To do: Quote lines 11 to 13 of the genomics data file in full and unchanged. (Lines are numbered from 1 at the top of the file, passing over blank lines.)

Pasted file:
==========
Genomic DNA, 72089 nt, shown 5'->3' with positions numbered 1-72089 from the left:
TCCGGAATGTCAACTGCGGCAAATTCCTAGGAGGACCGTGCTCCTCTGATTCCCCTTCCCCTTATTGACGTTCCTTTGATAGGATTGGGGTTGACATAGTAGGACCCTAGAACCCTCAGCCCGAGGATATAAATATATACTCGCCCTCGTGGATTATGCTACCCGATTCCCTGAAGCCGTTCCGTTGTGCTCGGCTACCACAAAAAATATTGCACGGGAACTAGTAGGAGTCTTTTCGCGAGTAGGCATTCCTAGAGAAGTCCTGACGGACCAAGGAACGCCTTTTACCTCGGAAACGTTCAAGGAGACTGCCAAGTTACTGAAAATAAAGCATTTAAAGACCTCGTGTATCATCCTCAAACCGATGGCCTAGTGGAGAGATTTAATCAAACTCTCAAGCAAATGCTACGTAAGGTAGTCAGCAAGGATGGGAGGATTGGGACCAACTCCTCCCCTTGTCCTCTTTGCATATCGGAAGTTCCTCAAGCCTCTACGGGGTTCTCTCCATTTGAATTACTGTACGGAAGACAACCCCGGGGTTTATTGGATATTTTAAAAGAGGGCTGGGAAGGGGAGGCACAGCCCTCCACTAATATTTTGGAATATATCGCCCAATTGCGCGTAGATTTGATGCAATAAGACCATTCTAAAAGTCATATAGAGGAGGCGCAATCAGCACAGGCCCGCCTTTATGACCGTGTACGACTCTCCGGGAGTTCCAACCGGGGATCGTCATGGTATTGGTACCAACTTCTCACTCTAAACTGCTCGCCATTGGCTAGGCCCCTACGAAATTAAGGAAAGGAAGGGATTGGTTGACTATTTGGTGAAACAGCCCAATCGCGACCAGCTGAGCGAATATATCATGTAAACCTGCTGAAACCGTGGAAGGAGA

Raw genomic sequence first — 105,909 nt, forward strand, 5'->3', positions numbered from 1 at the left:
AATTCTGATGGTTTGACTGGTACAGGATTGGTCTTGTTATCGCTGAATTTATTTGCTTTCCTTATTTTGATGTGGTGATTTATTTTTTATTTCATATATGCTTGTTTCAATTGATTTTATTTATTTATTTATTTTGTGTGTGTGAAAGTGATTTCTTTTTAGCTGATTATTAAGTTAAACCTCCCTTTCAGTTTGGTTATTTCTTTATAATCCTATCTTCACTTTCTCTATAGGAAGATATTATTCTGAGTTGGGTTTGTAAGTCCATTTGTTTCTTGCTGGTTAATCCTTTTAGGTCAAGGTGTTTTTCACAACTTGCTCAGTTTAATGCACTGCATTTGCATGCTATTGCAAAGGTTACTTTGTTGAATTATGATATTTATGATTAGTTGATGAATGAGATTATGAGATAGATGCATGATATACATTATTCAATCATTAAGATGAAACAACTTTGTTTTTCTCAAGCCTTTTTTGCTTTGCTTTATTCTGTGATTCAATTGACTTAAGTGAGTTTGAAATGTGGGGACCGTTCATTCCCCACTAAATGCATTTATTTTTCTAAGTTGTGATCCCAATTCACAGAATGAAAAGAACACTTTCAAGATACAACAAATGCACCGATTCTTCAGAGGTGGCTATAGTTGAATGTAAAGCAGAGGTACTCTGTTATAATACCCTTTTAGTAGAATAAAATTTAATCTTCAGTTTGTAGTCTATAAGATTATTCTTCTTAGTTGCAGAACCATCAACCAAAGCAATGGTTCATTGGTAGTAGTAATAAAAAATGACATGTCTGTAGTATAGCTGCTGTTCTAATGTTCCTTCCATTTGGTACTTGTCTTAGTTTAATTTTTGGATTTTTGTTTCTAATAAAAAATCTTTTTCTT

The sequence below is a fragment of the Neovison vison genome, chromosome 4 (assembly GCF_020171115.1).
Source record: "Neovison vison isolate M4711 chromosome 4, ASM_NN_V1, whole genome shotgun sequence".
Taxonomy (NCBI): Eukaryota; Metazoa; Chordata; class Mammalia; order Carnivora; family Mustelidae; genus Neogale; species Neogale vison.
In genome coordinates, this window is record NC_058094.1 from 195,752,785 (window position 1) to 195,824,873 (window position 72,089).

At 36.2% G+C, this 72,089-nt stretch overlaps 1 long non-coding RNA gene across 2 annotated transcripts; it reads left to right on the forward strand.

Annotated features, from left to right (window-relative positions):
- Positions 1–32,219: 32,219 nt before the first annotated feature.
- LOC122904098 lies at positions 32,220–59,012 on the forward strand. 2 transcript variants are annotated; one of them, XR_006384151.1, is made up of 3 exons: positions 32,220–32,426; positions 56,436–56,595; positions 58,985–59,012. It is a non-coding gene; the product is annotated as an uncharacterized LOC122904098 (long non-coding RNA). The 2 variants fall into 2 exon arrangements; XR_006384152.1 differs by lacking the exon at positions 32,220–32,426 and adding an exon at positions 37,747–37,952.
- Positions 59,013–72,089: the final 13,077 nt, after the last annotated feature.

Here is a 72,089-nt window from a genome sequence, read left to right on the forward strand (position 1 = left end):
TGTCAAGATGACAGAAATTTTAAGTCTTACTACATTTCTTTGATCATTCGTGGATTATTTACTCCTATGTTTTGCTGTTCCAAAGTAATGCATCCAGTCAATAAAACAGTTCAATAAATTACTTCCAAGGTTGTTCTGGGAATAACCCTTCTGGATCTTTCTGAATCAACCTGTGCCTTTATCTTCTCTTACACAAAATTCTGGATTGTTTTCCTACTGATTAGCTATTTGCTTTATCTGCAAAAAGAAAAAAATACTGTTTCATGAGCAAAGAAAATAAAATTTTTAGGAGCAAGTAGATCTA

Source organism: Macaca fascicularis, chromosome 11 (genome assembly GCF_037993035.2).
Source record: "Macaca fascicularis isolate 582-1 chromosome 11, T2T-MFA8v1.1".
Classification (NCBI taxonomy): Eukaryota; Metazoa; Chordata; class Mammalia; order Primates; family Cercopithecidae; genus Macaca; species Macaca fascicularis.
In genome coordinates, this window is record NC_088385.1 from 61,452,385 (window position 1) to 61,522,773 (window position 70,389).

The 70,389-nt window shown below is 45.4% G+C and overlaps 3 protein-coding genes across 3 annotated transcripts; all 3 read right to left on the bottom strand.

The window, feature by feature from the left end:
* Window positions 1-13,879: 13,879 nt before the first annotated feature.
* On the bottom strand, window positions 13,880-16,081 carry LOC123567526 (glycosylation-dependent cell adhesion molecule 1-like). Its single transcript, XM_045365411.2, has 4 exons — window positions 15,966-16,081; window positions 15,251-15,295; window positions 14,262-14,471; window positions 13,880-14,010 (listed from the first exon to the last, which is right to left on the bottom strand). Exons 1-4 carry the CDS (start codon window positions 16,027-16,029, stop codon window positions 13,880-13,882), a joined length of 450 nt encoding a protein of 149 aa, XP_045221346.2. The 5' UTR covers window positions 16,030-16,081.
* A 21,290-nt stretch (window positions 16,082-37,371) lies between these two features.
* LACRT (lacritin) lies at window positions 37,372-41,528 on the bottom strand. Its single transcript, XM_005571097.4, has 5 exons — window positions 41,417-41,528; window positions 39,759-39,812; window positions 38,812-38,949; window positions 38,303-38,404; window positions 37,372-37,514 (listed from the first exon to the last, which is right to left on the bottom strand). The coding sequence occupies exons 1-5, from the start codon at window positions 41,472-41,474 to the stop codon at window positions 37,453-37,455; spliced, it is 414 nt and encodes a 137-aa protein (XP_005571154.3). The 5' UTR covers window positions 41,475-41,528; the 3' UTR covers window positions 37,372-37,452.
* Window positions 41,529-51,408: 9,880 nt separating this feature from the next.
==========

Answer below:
- Positions 1–32,219: 32,219 nt before the first annotated feature.
- LOC122904098 lies at positions 32,220–59,012 on the forward strand. 2 transcript variants are annotated; one of them, XR_006384151.1, is made up of 3 exons: positions 32,220–32,426; positions 56,436–56,595; positions 58,985–59,012. It is a non-coding gene; the product is annotated as an uncharacterized LOC122904098 (long non-coding RNA). The 2 variants fall into 2 exon arrangements; XR_006384152.1 differs by lacking the exon at positions 32,220–32,426 and adding an exon at positions 37,747–37,952.
- Positions 59,013–72,089: the final 13,077 nt, after the last annotated feature.